A new book?

I don’t know where I would start a new story on physics. I am also not quite sure for whom I would be writing it – although it would be for people like me, obviously: most of what we do, we do for ourselves, right? So I should probably describe myself in order to describe the audience: amateur physicists who are interested in the epistemology of modern physics – or its ontology, or its metaphysics. I also talk about the genealogy or archaeology of ideas on my ResearchGate site. All these words have (slightly) different meanings but the distinctions do not matter all that much. The point is this: I write for people who want to understand physics in pretty much the same way as the great classical physicist Hendrik Antoon Lorentz who, just a few months before his demise, at the occasion of the (in)famous 1927 Solvay Conference, wanted to understand the ‘new theories’:

“We are representing phenomena. We try to form an image of them in our mind. Till now, we always tried to do using the ordinary notions of space and time. These notions may be innate; they result, in any case, from our personal experience, from our daily observations. To me, these notions are clear, and I admit I am not able to have any idea about physics without those notions. The image I want to have when thinking physical phenomena has to be clear and well defined, and it seems to me that cannot be done without these notions of a system defined in space and in time.”

Note that H.A. Lorentz understood electromagnetism and relativity theory as few others did. In fact, judging from some of the crap out there, I can safely say he understood stuff as few others do today still. Hence, he should surely not be thought of as a classical physicist who, somehow, was stuck. On the contrary: he understood the ‘new theories’ better than many of the new theorists themselves. In fact, as far as I am concerned, I think his comments or conclusions on the epistemological status of the Uncertainty Principle – which he made in the same intervention – still stand. Let me quote the original French:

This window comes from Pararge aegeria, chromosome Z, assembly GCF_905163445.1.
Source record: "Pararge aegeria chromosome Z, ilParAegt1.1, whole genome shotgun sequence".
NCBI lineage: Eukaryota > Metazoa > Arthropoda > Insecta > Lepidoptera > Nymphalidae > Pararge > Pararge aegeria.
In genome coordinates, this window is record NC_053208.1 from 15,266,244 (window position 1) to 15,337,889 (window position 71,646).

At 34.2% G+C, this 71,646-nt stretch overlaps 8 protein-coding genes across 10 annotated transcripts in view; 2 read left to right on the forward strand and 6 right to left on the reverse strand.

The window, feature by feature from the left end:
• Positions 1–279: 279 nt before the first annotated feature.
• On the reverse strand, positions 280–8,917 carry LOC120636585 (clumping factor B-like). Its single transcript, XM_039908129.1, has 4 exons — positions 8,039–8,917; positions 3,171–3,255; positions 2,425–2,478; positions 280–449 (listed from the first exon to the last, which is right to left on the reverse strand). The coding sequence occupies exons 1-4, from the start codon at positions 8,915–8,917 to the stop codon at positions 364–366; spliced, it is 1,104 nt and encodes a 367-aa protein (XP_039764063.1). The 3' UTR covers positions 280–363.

“Je pense que cette notion de probabilité [in the new theories] serait à mettre à la fin, et comme conclusion, des considérations théoriques, et non pas comme axiome a priori, quoique je veuille bien admettre que cette indétermination correspond aux possibilités expérimentales. Je pourrais toujours garder ma foi déterministe pour les phénomènes fondamentaux, dont je n’ai pas parlé. Est-ce qu’un esprit plus profond ne pourrait pas se rendre compte des mouvements de ces électrons. Ne pourrait-on pas garder le déterminisme en en faisant l’objet d’une croyance? Faut-il nécessairement ériger l’ indéterminisme en principe?”

What a beautiful statement, isn’t it? Why should we elevate indeterminism to a philosophical principle? Indeed, now that I’ve inserted some French, I may as well inject some German. The idea of a particle includes the idea of a more or less well-known position. Let us be specific and think of uncertainty in the context of position. We may not fully know the position of a particle for one or more of the following reasons:

  1. The precision of our measurements may be limited: this is what Heisenberg referred to as an Ungenauigkeit.
  2. Our measurement might disturb the position and, as such, cause the information to get lost and, as a result, introduce an uncertainty: this is what we may translate as an Unbestimmtheit.
  3. The uncertainty may be inherent to Nature, in which case we should probably refer to it as an Ungewissheit.

So what is the case? Lorentz claims it is either the first or the second – or a combination of both – and that the third proposition is a philosophical statement which we can neither prove nor disprove. I cannot see anything logical (theory) or practical (experiment) that would invalidate this point. I, therefore, intend to write a basic book on quantum physics from what I hope would be Lorentz’ or Einstein’s point of view.

My detractors will immediately cry wolf: Einstein lost the discussions with Bohr, didn’t he? I do not think so: he just got tired of them. I want to try to pick up the story where he left it. Let’s see where I get. 🙂

The End of Physics

There is an army of physicists out there – still – trying to convince you there is still some mystery that needs explaining. They are wrong: quantum-mechanical weirdness is weird, but it is not some mystery. We have a decent interpretation of what quantum-mechanical equations – such as Schrodinger’s equation, for example – actually mean. We can also understand what photons, electrons, or protons – light and matter – actually are, and such understanding can be expressed in terms of 3D space, time, force, and charge: elementary concepts that feel familiar to us. There is no mystery left.